Budget cuts leave US Army with only 2 fully-trained brigades
At an annual conference for the Association of the US Army,
military leaders voiced criticism of the spending cuts that are
having a detrimental effect on the armed forces.
General Ray Odierno, the Army's chief of staff, attacked the government for the climate of economic instability that has forced the military to cut corners.
“And there's going to come a time when we just simply don't have enough money to provide what I believe to be the right amount of ground forces to [carry out]... contingency operations,” Odierno told the media.
He stressed that because of the cuts to the military budget they were forced to cancel six months of military training, leaving the US Army with only two fully-trained brigades. A brigade can contain between 3,500 and 5,000 soldiers.
With the onset of the Iraq and Afghanistan conflicts the US military grew by about 570,000 personnel over the last decade. As the Obama Administration withdraws forces from these countries, officials are planning to scale down the military, cutting the number of brigades from 45 to 33.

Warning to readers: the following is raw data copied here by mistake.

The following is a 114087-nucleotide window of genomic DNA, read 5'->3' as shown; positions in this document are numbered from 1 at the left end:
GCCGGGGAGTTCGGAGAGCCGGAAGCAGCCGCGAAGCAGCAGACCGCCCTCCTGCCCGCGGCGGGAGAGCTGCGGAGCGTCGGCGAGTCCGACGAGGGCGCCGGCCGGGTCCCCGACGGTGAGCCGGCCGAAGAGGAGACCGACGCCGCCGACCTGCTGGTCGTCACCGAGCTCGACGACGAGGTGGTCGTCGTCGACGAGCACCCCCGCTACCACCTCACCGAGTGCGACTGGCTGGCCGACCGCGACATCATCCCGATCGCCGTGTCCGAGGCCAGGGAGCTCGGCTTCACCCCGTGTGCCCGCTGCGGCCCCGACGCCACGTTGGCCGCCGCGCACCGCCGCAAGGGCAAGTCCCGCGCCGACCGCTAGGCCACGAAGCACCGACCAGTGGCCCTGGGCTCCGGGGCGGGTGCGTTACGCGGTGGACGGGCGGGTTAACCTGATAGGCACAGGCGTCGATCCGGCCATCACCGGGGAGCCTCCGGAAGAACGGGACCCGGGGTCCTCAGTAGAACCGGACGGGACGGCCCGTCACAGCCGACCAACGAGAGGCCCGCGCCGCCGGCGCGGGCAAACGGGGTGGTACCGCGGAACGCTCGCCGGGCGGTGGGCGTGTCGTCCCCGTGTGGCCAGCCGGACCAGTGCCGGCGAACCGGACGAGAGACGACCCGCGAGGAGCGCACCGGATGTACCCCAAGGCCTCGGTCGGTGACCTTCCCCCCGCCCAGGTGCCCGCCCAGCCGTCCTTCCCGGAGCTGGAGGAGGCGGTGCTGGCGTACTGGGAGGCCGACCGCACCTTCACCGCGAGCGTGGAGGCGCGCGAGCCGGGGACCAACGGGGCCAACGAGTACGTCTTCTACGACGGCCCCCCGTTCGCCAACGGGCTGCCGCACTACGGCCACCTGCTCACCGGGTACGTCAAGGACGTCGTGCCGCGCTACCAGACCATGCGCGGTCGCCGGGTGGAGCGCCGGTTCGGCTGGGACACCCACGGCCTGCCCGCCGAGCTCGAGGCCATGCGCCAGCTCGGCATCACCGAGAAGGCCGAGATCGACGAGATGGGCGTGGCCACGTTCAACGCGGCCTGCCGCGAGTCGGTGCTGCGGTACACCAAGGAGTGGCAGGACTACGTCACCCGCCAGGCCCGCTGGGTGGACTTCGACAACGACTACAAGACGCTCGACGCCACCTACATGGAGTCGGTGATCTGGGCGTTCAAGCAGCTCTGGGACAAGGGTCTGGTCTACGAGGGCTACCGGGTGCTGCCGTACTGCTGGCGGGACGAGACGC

"The worst-case scenario is you ask me to deploy thousands of soldiers somewhere and we have not properly trained them to go because we simply don't have the dollars and money because of the way sequestration is laid out," Odierno said, referring to automatic budget cuts.
The next government sequester is set to take place in January of next year and it could potentially see the Defense Department’s budget slashed by $21 billion.
Technology vs. manpower
The Department of Defense is currently carrying out the
‘Quadrennial Defense Review’, a study that assesses Pentagon
spending. Odierno said that had been suggested that manpower
could be replaced with technology.
“There are lots of different opinions out there. There are people that want to change how the Army fights, and they believe we don't need ground forces, that we can do everything with technology, stand-off weapons, missiles,” he said.
However, Army Secretary John McHugh, who also spoke at the conference, said that the budget cutbacks had also caused big delays in weapons and military equipment orders, including “high priority projects for a new armored vehicle and new communications networks.”
US finances were put under further strain by the government shutdown that could have a knock-on effect on next year’s military budget.
Last week the US brought an end to the three-week deadlock that did significant damage to the economy. Moody’s Analytics estimate that the shutdown could cost the US up to $50 billion.